We're not talking about athletes who spent five minutes tutoring local middle schoolers here, either. We're talking about significant time sacrifices -- something college football players don't have a lot of to spare.
Earlier this morning, Boyette, Steffy and 20 other college football players participated in a clean-up initiative in the Oak Park neighborhood. At halftime, there will be an on-field ceremony and video tribute.
Boyette was a "Big Brother" to a student at Lakewood Elementary in the spring of 2006 and spent a couple of hours a week with him. They still keep in touch.
Boyette has also volunteered at the Erwin Gardens Rehabilitation Center and the Forest at Duke, a pair of Durham nursing homes. He visited once or twice a week and talked with residents. He also volunteered at YE Smith Elementary School once a week and helped kids with their homework projects or tutored them for their classes.
But wait, there's more ...
Boyette has also volunteered at the Ronald McDonald House and the Durham Rescue Mission. He visited residents and helped serve meals at the Ronald McDonald House. He has been to the Durham Rescue Mission twice and helped out with serving meals. As part of Duke's community service programs, he has also gone to local elementary schools for the Read With the Blue Devils program where Duke student-athletes read to kids and stress the importance of reading.
Steffy started his own non-profit organization, Children Deserve a Chance Foundation, which raised more than $50,000 in 2008 to aid young people in need, and he wants to expand his foundation in order to contribute even more.
Before every one of Utah's big games this season, it seems like the Utes would find something to use as motivation.
Against TCU, it was the attention paid to the Horned Frogs' defense and not the Utes'. Utah went on to have one of its best defensive performances of the season.
Against BYU, it was the hype surrounding the Cougars' offense, and the Utes went on to force six turnovers and score 48 points on BYU, the most the Cougars allowed all season.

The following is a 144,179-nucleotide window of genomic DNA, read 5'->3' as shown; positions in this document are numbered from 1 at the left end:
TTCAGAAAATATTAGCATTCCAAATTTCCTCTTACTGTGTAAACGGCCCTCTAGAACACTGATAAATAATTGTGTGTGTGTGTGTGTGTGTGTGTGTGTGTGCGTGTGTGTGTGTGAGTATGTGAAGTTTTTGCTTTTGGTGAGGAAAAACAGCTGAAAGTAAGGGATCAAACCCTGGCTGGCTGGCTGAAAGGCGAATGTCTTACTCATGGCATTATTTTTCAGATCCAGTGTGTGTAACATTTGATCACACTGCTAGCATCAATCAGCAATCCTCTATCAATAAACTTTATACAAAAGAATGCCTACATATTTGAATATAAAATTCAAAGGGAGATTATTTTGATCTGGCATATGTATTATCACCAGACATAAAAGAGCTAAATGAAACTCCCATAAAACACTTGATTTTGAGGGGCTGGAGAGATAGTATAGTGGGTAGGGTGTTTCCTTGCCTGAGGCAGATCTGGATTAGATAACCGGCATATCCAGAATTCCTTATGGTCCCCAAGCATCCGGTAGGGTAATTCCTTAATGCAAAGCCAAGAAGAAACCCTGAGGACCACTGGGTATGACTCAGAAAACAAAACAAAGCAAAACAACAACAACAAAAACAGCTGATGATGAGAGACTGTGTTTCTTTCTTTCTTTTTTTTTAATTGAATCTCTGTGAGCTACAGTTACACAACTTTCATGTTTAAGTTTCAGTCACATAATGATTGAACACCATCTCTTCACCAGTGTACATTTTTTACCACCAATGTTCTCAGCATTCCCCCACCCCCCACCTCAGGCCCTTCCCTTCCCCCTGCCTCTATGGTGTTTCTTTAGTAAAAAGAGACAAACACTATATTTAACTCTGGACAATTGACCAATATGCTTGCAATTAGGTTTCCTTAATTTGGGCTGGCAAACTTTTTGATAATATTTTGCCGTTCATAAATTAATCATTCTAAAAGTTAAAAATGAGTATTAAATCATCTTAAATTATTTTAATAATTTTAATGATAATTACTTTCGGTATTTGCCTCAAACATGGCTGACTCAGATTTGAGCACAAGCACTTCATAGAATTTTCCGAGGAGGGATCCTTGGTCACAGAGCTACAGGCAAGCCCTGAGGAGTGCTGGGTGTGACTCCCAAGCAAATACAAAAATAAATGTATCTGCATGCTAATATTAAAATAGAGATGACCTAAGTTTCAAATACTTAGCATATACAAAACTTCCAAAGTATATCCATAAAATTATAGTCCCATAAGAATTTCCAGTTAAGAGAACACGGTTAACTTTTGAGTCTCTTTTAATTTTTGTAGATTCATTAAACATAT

So when the No. 6 Utes take the field against No. 4 Alabama in the Allstate Sugar Bowl on Friday, the motivation will be respect and redemption for the entire non-BCS.
"It's a chance for us to certainly make a positive statement for the Mountain West Conference, for the non-BCS schools," Utah coach Kyle Whittingham said. "Like I've said several times since we got the invite, it's a process. One game is never going to make or break the entire non-BCS structure or the entire Mountain West. It's just a process.
"When we beat Pittsburgh [in 2005], it was a positive. When Oklahoma got beat by Boise State, it was a positive for the non-BCS. Last year it was a setback when Hawaii lost. ... Nobody really pays attention to what you say; it's what you do on the field. It's just another opportunity for us to line up and see how we fare against an extremely good opponent."
After the SEC championship, Saban cited his team as, "The only team that plays in a real BCS conference that went 12-0." At the time, both Utah and Boise State were 12-0.
Whittingham said he received several e-mails and phone calls after the words left Saban's mouth and then the news started to filter to the players.
"We've played with a chip on our shoulders all season," quarterback Brian Johnson said prior to the team arriving in New Orleans. "That's the mentality that a lot of guys have because we're kind of all from that same mold of a guy who really wasn't recruited, wasn't the biggest, strongest or fastest guy, but they love playing football, they were a good football player. They were mentally and physically tough and found a way to get the job done. I think that helps us tremendously in our preparation."